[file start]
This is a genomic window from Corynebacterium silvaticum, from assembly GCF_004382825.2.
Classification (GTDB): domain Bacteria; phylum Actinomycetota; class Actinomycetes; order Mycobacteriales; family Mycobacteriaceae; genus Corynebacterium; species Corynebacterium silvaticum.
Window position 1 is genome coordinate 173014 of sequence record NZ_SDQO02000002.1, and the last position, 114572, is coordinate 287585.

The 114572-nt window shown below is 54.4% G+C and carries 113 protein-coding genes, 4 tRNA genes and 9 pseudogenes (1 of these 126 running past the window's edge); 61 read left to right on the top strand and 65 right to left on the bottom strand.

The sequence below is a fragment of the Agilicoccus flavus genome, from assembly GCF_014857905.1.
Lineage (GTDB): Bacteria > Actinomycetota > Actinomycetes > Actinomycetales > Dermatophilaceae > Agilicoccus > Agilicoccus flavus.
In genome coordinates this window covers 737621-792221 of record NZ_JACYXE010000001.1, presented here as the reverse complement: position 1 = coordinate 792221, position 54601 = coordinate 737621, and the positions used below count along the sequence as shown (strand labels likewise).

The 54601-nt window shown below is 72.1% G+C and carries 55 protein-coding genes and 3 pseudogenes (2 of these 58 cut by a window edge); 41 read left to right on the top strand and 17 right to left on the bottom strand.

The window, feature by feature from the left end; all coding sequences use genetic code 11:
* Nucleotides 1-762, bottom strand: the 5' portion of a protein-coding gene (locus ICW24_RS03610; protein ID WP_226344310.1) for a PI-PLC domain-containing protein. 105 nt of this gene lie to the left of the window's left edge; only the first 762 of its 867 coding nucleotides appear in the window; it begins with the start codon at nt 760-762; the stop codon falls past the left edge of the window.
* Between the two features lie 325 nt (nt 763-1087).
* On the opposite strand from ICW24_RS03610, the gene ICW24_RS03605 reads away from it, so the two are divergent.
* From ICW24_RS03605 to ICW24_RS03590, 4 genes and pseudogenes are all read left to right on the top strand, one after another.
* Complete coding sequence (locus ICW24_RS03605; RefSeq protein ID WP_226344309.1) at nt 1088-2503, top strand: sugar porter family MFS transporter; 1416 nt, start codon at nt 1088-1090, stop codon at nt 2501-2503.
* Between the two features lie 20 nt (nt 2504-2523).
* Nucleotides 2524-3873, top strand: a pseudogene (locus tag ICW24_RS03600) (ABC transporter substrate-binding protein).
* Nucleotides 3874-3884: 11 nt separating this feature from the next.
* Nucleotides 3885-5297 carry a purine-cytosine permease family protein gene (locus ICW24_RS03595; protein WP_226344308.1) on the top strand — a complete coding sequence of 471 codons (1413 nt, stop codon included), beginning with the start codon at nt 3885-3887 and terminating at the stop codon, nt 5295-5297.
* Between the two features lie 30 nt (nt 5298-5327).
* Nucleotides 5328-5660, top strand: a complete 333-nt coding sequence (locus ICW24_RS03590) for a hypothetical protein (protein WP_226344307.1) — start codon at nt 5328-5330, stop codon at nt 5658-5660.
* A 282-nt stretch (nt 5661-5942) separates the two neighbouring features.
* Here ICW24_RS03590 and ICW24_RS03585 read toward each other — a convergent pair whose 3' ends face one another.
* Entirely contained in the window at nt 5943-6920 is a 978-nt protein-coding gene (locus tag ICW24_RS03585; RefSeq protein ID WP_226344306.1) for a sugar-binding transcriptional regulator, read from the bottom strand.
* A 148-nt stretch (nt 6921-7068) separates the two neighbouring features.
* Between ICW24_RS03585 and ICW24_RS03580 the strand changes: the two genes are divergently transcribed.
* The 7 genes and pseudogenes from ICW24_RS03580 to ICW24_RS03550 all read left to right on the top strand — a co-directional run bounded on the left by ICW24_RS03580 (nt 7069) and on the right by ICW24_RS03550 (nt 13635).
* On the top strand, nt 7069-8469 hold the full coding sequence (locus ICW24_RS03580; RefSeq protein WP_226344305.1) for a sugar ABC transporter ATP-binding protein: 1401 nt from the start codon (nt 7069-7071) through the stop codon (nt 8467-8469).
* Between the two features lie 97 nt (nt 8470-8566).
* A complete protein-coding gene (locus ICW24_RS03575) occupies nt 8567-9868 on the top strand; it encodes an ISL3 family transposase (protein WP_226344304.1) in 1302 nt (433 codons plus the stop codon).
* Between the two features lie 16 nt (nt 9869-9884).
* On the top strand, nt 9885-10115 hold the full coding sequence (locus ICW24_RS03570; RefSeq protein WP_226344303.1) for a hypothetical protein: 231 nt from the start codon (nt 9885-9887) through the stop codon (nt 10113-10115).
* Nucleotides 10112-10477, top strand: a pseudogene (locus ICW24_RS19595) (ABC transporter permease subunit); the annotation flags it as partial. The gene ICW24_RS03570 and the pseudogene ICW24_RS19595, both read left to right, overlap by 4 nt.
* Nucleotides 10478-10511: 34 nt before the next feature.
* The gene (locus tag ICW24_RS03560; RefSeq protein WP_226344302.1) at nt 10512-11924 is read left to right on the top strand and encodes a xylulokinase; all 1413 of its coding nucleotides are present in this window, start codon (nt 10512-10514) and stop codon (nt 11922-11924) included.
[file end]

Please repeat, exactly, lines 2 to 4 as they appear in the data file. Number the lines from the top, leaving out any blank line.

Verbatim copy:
Classification (GTDB): domain Bacteria; phylum Actinomycetota; class Actinomycetes; order Mycobacteriales; family Mycobacteriaceae; genus Corynebacterium; species Corynebacterium silvaticum.
Window position 1 is genome coordinate 173014 of sequence record NZ_SDQO02000002.1, and the last position, 114572, is coordinate 287585.

The 114572-nt window shown below is 54.4% G+C and carries 113 protein-coding genes, 4 tRNA genes and 9 pseudogenes (1 of these 126 running past the window's edge); 61 read left to right on the top strand and 65 right to left on the bottom strand.